Stimulatory effect of dopamine on acid secretion from the isolated rat stomach

Li Hsueh Tsai, Juei Tang Cheng

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10 Citations (Scopus)


The effect of dopamine (DA) on acid secretion was studied using the everted preparation of isolated rat stomachs. DA concentrations, measured by HPLC-ECD in the rumen, corpus and antrum were 1.06 nmol/mg protein, 0.49 nmol/mg protein and 2.92 nmol/mg protein, respectively. DA stimulated acid secretion at a concentration of 10 nM and elicited the maximum response at 10 μM, which was at a level approximately 1.56-fold that of the spontaneous secretion but only about half that of secretion induced by histamine at a concentration of 0.3 mM. The concentration-dependent stimulation by DA was antagonized by octopamine and SCH 23390. Failure of proglumide and cimetidine to affect this stimulation ruled out the participation of histamine and/or gastrin. Scopolamine and tetrodotoxin completely inhibited the acid secretion induced by low concentrations of DA but inhibited only partially the response induced by high concentrations of DA. The results obtained indicate that DA induces acid secretion via activation of the dopamine D1 receptor, located on the cholinergic neurons and on some nonneuronal cells, in the rat stomach.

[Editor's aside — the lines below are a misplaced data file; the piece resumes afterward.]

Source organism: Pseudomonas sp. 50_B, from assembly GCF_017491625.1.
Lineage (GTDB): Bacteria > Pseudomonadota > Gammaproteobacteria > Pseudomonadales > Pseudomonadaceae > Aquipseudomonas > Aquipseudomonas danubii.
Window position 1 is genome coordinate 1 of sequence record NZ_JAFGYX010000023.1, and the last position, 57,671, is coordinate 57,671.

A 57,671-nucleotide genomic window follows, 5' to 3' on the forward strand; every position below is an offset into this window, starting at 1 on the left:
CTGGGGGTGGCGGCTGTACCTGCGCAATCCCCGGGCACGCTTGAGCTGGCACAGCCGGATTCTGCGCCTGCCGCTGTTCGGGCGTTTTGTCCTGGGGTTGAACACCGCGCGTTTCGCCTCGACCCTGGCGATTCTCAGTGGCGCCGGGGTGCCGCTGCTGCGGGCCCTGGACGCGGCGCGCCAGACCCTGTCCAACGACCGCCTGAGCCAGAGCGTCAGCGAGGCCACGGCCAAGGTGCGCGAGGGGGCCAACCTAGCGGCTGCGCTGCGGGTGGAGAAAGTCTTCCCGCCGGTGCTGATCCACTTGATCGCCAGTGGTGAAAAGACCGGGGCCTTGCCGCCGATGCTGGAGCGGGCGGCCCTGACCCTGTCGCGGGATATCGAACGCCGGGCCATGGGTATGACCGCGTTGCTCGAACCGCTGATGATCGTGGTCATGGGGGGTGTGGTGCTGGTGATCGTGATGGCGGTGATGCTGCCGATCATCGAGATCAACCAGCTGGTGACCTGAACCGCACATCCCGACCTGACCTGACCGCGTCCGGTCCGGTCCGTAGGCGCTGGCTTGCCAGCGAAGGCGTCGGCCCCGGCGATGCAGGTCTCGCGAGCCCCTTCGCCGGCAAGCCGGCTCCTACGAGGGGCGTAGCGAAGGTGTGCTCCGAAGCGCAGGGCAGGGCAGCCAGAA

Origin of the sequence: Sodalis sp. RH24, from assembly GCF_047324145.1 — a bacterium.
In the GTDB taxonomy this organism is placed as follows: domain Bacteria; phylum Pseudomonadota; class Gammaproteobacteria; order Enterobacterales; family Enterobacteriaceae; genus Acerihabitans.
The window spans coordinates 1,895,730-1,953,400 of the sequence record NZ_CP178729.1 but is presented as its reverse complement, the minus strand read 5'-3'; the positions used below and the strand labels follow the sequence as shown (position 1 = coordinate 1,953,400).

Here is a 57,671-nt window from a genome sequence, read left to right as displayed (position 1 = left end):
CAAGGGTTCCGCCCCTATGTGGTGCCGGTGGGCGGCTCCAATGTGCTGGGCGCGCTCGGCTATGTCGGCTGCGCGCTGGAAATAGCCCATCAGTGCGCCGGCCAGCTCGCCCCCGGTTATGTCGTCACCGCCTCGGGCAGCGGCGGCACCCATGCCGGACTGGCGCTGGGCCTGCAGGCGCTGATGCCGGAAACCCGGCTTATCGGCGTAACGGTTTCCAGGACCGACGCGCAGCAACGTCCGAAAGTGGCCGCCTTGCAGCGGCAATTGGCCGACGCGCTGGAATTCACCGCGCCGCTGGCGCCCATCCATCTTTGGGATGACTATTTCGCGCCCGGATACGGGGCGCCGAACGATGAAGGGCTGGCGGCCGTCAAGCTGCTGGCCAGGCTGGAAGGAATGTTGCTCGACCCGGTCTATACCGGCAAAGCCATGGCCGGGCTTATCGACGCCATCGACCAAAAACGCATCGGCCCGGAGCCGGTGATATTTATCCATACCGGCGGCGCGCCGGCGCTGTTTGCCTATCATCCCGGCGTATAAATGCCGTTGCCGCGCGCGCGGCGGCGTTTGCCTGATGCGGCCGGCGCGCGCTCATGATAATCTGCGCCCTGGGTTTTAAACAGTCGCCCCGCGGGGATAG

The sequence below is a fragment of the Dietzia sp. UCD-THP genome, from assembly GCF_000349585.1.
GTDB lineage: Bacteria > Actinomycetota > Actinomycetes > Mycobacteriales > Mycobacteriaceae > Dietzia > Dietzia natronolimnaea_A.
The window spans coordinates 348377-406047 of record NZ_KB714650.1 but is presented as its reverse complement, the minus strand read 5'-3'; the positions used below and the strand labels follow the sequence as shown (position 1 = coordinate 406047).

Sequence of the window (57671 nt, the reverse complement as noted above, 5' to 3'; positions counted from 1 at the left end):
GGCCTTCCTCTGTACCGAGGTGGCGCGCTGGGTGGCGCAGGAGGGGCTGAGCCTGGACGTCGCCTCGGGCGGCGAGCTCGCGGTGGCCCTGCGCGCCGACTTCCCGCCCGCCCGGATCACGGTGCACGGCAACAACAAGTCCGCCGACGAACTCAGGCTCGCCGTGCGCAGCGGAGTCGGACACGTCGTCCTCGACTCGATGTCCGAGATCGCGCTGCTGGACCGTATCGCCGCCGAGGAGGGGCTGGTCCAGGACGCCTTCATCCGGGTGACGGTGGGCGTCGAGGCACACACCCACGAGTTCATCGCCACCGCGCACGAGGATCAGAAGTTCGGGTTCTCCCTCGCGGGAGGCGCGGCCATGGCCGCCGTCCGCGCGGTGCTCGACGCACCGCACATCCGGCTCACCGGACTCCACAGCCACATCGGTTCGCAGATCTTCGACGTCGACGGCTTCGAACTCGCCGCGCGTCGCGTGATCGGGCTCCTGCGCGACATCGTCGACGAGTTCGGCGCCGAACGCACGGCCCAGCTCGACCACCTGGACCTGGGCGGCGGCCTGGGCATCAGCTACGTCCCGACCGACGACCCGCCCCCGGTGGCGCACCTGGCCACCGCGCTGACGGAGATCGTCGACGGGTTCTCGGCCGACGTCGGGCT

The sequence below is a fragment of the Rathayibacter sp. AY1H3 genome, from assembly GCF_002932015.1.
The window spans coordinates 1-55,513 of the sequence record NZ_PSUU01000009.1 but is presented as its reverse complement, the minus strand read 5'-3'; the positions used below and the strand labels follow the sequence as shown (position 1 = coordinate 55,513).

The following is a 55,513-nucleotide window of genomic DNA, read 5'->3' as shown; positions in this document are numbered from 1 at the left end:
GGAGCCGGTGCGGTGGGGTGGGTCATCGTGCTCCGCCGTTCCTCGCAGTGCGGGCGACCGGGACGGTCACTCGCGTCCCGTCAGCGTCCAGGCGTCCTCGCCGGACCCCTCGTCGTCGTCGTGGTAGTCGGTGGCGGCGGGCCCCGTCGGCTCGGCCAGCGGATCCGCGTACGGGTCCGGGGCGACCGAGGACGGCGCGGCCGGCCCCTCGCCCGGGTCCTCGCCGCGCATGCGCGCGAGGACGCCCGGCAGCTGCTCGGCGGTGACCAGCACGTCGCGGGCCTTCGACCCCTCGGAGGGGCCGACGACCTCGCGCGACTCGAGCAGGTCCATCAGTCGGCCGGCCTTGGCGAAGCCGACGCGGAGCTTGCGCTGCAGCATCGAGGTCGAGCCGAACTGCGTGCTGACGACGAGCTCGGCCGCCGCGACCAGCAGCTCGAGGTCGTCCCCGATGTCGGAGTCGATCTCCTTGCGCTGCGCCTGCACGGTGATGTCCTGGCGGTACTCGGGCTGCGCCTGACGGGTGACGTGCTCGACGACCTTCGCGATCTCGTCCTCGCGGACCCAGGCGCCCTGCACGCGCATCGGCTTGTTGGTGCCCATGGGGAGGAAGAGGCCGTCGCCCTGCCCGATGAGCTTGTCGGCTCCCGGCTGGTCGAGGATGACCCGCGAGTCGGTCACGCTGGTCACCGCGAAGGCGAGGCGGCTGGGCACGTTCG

Original languageEnglish
Pages (from-to)235-240
Number of pages6
JournalNeuroscience Research
Issue number3
Publication statusPublished - 1995


  • Acid secretion
  • Cholinergic neuron
  • Cimetidine
  • Dopamine
  • Isolated rat stomach
  • Octopamine
  • Proglumide
  • SCH 23390

ASJC Scopus subject areas

  • General Neuroscience


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